Revere High School – Doublethink Appears Again.

A senior and captain of the cheerleading team named Caley Godino at Revere High in Massachusetts was suspended from all social activities for the rest of the year after she sent out a tweet on voting.

The situation arose, Godino said, on Nov. 4, the day after the City Election.

She was on a field trip outside the school building when she and other students got a Tweet from her Civics teacher. The Tweet was to spur thought about the low voter turnout in the City Election – saying only 10 percent of Revere ended up voting, and what the students thought about that. (Turnout was actually about 41 percent in the last City Election, rather than 10 percent).

Godino Tweeted back, “10 percent of Revere voted because the others are not legal.”

Godino said it wasn’t meant to hurt anyone. School officials have said they don’t believe she had any ill intentions, either.

However, the Tweet took off and people began to send messages back saying it wasn’t right. She immediately realized she had probably made a mistake, and deleted the Tweet.

The school was not happy with the tweet. Neither were some of the students who threatened Godino.

One person said they were going to wait for the bus to come back to the field trip; some soccer players said they were going to get their [slur deleted] crew and come for her; others said slurs about white people in Spanish and English.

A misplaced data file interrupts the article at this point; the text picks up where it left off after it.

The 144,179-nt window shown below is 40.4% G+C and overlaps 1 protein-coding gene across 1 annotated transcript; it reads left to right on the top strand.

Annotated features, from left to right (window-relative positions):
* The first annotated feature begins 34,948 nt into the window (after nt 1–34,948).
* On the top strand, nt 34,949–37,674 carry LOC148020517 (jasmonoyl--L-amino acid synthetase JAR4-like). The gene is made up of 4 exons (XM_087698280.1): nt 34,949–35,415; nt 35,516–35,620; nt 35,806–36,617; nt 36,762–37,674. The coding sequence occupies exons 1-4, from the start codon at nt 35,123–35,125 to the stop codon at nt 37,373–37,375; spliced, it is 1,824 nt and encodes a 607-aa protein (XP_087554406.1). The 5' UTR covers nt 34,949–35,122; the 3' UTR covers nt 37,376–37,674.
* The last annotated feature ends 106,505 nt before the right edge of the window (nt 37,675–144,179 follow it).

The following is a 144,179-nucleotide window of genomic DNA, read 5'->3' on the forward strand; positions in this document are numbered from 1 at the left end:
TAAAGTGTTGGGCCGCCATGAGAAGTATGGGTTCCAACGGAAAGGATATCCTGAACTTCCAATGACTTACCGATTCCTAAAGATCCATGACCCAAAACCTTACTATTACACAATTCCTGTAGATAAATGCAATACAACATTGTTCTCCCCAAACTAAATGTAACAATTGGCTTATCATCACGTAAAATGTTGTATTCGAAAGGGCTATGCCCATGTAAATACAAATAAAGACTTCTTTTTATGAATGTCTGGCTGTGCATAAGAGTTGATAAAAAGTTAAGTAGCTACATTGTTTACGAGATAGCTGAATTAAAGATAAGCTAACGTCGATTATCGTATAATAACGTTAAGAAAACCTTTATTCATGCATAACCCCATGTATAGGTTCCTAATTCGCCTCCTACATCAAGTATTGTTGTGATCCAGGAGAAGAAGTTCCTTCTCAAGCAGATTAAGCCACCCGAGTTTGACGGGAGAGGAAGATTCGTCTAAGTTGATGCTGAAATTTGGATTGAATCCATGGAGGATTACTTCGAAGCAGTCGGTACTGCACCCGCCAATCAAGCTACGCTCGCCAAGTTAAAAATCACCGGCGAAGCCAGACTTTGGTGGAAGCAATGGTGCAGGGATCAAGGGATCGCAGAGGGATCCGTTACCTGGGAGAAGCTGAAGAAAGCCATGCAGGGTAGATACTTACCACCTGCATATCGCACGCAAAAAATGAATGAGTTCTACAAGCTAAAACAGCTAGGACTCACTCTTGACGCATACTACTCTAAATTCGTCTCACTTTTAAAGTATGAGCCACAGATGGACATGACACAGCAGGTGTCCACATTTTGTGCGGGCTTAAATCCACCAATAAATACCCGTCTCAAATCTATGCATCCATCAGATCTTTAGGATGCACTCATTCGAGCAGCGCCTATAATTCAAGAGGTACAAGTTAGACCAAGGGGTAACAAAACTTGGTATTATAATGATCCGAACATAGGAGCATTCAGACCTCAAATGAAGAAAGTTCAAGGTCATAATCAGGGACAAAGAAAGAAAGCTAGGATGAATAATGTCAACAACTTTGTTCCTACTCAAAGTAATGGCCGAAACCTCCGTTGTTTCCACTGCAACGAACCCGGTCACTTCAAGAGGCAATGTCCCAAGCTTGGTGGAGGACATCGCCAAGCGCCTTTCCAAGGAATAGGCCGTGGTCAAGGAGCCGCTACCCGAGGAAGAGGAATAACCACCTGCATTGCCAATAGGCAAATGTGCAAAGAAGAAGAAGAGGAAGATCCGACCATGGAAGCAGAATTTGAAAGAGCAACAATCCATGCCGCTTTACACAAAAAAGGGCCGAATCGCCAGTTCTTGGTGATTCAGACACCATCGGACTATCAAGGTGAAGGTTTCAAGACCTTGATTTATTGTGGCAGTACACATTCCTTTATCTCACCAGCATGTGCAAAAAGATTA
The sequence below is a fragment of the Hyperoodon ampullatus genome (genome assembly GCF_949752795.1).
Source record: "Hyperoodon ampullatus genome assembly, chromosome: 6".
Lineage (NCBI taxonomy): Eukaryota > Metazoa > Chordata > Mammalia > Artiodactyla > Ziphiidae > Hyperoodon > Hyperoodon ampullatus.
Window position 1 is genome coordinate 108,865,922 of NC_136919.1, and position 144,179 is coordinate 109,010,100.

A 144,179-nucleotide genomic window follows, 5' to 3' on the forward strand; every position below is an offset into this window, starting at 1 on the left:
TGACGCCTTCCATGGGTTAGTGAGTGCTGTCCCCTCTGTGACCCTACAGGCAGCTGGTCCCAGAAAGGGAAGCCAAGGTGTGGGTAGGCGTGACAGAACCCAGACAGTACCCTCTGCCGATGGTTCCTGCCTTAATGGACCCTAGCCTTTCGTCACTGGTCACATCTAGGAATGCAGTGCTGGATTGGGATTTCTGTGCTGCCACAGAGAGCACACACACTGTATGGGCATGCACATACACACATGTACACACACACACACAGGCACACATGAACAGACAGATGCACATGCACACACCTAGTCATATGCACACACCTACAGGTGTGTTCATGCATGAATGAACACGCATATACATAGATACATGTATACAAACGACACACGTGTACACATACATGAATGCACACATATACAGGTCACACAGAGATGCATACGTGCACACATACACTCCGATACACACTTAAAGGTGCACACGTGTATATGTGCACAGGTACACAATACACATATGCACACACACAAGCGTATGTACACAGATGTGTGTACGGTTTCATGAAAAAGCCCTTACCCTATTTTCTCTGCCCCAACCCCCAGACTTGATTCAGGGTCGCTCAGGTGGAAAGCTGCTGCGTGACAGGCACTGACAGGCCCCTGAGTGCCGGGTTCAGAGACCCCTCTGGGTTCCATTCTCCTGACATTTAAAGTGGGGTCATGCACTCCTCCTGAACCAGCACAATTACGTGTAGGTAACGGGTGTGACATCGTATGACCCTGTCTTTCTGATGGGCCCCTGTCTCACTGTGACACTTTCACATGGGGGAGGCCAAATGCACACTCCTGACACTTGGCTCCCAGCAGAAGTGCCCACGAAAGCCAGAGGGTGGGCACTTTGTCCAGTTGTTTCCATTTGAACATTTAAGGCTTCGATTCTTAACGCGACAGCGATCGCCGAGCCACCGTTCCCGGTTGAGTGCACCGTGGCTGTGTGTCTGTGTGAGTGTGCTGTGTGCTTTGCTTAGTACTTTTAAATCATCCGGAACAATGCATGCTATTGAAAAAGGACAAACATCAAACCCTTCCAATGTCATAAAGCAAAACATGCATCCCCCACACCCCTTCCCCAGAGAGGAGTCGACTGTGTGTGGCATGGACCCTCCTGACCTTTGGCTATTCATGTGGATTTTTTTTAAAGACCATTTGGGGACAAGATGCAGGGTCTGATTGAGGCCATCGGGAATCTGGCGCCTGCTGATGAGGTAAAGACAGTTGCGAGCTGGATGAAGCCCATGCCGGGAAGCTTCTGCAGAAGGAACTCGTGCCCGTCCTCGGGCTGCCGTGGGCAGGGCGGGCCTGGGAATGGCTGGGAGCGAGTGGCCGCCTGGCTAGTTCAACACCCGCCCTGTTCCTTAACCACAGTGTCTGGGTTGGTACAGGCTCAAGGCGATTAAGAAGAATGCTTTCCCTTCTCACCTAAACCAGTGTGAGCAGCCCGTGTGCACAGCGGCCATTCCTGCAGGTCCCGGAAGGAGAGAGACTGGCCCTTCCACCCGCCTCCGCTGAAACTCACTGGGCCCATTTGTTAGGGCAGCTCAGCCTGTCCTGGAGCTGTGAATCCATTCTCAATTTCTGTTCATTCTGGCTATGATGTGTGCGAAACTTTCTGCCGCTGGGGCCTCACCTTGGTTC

“Reverse racism is not real,” read one Tweet.

“Is it possible to be racist to a white person?” read another.

The school initially said Godino’s speech was protected by the First Amendment, but the next day reversed course and told Godino she was suspended from all social activities at the school for the remainder of the year. That meant no more cheerleading, no dances, no prom, no Senior Night, no anything.

It is here that the doublethink we talked about yesterday comes into play.

But after other students complained, the school stepped in. Revere Superintendent Dianne Kelly says the district believes in freedom of speech, but cannot support what she calls insensitive language.